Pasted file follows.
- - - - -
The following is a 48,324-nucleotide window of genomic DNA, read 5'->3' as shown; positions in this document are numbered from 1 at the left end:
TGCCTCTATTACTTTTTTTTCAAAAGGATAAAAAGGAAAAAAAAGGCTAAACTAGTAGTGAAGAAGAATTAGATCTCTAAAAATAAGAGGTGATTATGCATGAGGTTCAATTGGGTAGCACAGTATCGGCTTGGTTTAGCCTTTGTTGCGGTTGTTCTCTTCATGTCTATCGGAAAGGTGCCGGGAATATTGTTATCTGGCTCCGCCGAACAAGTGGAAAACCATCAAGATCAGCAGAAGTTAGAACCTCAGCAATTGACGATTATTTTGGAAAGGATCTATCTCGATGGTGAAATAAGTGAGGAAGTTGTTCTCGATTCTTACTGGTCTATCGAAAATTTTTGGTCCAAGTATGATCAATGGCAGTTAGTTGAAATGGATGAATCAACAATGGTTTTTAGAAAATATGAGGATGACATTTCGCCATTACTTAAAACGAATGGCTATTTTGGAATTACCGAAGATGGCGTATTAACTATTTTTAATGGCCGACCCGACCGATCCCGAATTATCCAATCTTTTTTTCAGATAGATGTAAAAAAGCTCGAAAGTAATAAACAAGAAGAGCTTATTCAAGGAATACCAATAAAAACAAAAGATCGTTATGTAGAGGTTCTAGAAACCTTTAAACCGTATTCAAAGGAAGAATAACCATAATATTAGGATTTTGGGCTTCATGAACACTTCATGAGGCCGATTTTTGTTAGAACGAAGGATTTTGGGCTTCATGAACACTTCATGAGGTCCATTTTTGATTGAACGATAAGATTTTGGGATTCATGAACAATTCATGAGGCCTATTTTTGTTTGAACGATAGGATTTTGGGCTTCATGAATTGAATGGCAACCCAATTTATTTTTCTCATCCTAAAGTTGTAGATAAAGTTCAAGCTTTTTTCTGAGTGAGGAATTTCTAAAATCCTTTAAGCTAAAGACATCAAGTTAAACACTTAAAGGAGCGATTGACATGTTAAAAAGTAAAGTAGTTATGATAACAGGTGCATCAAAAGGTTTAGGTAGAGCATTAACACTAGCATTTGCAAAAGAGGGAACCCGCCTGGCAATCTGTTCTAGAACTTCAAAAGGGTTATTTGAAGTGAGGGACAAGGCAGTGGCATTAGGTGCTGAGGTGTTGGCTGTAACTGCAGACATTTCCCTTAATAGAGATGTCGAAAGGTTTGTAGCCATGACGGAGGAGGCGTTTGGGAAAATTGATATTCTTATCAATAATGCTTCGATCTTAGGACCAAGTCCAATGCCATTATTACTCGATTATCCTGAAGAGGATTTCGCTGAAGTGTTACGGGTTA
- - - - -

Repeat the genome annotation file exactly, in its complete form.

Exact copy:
The following is a 48,324-nucleotide window of genomic DNA, read 5'->3' as shown; positions in this document are numbered from 1 at the left end:
TGCCTCTATTACTTTTTTTTCAAAAGGATAAAAAGGAAAAAAAAGGCTAAACTAGTAGTGAAGAAGAATTAGATCTCTAAAAATAAGAGGTGATTATGCATGAGGTTCAATTGGGTAGCACAGTATCGGCTTGGTTTAGCCTTTGTTGCGGTTGTTCTCTTCATGTCTATCGGAAAGGTGCCGGGAATATTGTTATCTGGCTCCGCCGAACAAGTGGAAAACCATCAAGATCAGCAGAAGTTAGAACCTCAGCAATTGACGATTATTTTGGAAAGGATCTATCTCGATGGTGAAATAAGTGAGGAAGTTGTTCTCGATTCTTACTGGTCTATCGAAAATTTTTGGTCCAAGTATGATCAATGGCAGTTAGTTGAAATGGATGAATCAACAATGGTTTTTAGAAAATATGAGGATGACATTTCGCCATTACTTAAAACGAATGGCTATTTTGGAATTACCGAAGATGGCGTATTAACTATTTTTAATGGCCGACCCGACCGATCCCGAATTATCCAATCTTTTTTTCAGATAGATGTAAAAAAGCTCGAAAGTAATAAACAAGAAGAGCTTATTCAAGGAATACCAATAAAAACAAAAGATCGTTATGTAGAGGTTCTAGAAACCTTTAAACCGTATTCAAAGGAAGAATAACCATAATATTAGGATTTTGGGCTTCATGAACACTTCATGAGGCCGATTTTTGTTAGAACGAAGGATTTTGGGCTTCATGAACACTTCATGAGGTCCATTTTTGATTGAACGATAAGATTTTGGGATTCATGAACAATTCATGAGGCCTATTTTTGTTTGAACGATAGGATTTTGGGCTTCATGAATTGAATGGCAACCCAATTTATTTTTCTCATCCTAAAGTTGTAGATAAAGTTCAAGCTTTTTTCTGAGTGAGGAATTTCTAAAATCCTTTAAGCTAAAGACATCAAGTTAAACACTTAAAGGAGCGATTGACATGTTAAAAAGTAAAGTAGTTATGATAACAGGTGCATCAAAAGGTTTAGGTAGAGCATTAACACTAGCATTTGCAAAAGAGGGAACCCGCCTGGCAATCTGTTCTAGAACTTCAAAAGGGTTATTTGAAGTGAGGGACAAGGCAGTGGCATTAGGTGCTGAGGTGTTGGCTGTAACTGCAGACATTTCCCTTAATAGAGATGTCGAAAGGTTTGTAGCCATGACGGAGGAGGCGTTTGGGAAAATTGATATTCTTATCAATAATGCTTCGATCTTAGGACCAAGTCCAATGCCATTATTACTCGATTATCCTGAAGAGGATTTCGCTGAAGTGTTACGGGTTA